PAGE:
Sir Amoric St. Lawrence

St. Lawrence, Sir Armoric, the progenitor of the present Earl of Howth, a knight, who, about 1177, accompanied his brother-in-law and sworn companion, Sir John de Courcy, in an expedition to the Irish shores. After a bloody battle at the "bridge of Ivora," near Howth, in which several of his relatives were killed, he won the district that has ever since remained in his family. He afterwards accompanied De Courcy on his northern expeditions. In 1189, when St. Lawrence, with 30 knights and 200 footmen, was absent on an incursion into Connaught, news reached him that his friend was sorely pressed by the Irish, and he hastened to join him. His band was intercepted by an overwhelming force under O'Conor, King of Connaught. Escape was impossible, unless the knights were willing to abandon the footmen.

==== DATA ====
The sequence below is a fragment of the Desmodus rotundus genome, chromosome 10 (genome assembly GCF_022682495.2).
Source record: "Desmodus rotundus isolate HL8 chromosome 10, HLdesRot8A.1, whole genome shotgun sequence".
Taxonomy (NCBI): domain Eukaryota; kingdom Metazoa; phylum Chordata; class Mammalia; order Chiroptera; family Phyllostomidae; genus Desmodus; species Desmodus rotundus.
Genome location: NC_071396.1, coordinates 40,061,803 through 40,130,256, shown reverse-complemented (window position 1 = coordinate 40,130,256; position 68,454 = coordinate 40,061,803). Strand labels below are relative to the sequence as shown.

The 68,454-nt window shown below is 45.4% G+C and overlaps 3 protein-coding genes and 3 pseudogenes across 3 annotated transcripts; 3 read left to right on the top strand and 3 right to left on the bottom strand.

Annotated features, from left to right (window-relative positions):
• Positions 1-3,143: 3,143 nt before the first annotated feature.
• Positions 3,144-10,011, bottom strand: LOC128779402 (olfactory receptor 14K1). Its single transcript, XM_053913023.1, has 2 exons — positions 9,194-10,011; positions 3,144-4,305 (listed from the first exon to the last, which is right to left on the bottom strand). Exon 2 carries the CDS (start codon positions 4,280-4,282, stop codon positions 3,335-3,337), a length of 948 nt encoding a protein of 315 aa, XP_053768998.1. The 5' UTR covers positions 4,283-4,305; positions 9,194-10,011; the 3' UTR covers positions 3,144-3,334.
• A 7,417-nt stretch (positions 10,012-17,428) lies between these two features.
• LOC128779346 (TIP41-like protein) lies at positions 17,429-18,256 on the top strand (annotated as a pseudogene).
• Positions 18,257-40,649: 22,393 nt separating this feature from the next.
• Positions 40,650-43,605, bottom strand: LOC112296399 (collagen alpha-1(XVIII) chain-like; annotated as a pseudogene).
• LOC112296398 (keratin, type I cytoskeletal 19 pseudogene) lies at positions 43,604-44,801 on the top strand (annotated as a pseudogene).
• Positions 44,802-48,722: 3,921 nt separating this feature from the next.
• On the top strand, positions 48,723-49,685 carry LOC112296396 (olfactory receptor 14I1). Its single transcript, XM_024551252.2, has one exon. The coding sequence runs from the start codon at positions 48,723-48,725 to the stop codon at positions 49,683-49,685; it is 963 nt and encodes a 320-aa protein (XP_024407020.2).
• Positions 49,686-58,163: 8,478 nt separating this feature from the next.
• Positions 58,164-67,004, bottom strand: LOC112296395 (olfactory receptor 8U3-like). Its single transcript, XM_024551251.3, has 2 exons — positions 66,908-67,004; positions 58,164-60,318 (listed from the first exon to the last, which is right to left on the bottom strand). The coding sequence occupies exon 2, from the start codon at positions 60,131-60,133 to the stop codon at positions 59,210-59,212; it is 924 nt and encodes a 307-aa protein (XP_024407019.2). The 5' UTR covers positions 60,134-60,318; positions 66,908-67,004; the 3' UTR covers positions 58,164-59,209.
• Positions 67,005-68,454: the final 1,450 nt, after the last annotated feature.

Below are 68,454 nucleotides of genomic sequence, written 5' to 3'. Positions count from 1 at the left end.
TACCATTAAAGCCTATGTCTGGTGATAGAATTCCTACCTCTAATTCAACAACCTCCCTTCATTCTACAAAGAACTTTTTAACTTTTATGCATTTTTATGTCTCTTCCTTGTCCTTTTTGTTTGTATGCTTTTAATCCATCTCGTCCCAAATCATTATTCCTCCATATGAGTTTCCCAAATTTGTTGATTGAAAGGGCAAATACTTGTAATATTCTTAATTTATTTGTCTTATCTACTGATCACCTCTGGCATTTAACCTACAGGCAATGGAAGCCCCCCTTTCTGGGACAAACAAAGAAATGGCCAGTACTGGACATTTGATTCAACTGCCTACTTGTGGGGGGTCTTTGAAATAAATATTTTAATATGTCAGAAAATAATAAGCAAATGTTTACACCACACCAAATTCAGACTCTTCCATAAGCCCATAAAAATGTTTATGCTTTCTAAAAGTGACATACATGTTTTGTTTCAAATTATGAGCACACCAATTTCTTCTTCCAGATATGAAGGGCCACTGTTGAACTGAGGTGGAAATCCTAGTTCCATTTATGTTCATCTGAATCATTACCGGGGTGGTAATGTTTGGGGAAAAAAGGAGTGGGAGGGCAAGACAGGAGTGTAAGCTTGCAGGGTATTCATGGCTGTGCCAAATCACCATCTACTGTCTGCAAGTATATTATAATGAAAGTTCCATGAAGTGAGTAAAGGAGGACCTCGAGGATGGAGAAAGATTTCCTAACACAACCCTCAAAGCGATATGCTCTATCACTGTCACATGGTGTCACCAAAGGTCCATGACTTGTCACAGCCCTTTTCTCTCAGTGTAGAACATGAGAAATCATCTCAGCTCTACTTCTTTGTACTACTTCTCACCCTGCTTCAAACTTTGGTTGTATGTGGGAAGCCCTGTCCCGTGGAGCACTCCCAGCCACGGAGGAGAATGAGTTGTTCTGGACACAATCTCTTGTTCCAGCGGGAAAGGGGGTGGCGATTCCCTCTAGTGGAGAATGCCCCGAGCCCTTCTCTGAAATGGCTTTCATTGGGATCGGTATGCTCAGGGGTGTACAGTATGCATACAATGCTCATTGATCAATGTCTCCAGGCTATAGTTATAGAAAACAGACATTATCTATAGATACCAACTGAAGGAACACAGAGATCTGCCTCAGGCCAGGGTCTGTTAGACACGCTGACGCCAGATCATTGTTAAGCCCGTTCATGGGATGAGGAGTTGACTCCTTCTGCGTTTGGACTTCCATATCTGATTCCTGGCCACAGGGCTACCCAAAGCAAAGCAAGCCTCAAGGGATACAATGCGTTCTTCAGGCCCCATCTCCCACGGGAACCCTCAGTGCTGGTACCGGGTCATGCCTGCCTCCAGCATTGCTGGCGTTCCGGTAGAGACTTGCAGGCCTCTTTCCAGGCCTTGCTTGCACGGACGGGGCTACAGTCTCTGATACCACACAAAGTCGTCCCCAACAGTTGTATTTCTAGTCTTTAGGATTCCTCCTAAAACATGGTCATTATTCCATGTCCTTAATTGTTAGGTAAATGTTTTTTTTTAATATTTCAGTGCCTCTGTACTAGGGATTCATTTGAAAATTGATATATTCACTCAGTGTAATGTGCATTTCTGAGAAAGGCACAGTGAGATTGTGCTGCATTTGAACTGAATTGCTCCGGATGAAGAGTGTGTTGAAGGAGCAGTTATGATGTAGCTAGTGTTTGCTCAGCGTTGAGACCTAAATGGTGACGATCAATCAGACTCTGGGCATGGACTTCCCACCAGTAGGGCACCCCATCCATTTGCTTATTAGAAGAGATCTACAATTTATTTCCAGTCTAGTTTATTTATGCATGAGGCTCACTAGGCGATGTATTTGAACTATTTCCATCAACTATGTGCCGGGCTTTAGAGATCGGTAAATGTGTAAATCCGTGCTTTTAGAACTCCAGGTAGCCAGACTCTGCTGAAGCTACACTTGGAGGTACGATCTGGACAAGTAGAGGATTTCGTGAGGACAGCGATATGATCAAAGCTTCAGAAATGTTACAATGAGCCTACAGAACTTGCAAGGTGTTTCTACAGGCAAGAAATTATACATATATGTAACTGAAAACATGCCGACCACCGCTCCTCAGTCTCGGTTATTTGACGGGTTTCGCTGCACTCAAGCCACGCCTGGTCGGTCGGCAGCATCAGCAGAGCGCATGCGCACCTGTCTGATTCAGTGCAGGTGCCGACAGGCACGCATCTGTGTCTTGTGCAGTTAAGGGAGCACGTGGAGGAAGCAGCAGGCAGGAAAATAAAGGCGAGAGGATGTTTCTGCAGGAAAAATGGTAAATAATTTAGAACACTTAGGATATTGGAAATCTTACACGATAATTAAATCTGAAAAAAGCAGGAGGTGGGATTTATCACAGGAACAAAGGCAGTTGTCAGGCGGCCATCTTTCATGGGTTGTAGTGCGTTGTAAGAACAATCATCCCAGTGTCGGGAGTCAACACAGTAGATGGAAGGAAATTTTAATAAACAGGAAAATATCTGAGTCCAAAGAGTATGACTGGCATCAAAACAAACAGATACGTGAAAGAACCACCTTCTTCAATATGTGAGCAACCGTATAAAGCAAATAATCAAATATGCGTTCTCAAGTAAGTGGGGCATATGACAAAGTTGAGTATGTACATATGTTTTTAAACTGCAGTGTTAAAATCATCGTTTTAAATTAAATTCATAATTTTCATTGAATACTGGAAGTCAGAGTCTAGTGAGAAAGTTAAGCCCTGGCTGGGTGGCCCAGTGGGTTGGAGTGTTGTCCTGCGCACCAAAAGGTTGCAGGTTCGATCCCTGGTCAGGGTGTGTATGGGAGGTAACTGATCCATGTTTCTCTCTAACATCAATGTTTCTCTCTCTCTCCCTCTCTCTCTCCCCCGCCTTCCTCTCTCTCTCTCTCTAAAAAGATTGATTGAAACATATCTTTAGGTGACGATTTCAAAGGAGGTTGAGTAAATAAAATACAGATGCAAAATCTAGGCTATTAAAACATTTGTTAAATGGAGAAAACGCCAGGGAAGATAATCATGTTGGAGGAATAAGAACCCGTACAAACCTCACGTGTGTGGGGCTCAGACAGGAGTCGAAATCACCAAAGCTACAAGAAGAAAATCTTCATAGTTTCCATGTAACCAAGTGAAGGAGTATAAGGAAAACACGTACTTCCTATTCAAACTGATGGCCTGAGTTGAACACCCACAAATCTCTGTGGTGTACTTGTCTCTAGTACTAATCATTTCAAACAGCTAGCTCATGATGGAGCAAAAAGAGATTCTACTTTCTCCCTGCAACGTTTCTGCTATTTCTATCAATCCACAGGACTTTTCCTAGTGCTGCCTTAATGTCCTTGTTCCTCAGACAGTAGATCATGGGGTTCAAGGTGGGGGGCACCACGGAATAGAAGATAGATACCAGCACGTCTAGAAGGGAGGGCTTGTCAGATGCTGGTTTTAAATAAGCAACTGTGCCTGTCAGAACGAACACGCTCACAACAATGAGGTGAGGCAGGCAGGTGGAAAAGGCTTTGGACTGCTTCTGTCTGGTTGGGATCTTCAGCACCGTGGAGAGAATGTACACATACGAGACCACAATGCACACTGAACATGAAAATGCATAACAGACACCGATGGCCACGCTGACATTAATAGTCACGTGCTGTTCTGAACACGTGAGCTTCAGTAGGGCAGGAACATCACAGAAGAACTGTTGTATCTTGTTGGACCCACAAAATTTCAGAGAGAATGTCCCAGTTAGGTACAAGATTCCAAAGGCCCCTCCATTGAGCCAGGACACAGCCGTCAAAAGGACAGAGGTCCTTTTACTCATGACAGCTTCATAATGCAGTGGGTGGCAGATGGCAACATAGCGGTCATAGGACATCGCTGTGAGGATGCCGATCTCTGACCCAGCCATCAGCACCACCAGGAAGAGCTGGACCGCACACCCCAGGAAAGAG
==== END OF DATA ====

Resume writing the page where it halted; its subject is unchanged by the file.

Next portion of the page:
Lodge gives us the words of a stirring appeal of St. Lawrence to his companions: "Who will, may save his life by flight on horseback, if he can; but assuredly my heart will not suffer me to leave these my poor friends in their necessity... My heart to my brother, Sir John Courcy and wife; my force, might, pain, and good will to my poor friends and fellows here." The narrative continues: "Thus he spoke kneeling, and kissing the cross of his sword, thrust it through his horse, saying he should never serve against them with whom he so truly and worthily had served afore. His example was followed by all the horsemen, except two young gentlemen, whom he ordered to stand on the next hill to see the battle, and after it was over, to carry the news to his brother. .. This done, he engaged the enemy; .. but, being overpowered by numbers, he and his party perished to a man." His two youngest sons were slain in helping to defend their uncle, De Courcy, against De Lacy's men, in the churchyard of Downpatrick, on Good Friday, 1203 or 1204. His eldest son, Sir Nicholas, was confirmed in the lordship of Howth, by King John. Sir Armoric's sword is said still to hang in the hall of Howth Castle.


5. Anglo-Normans, History of the Invasion of Ireland by the: Gerald H. Supple. Dublin, 1856.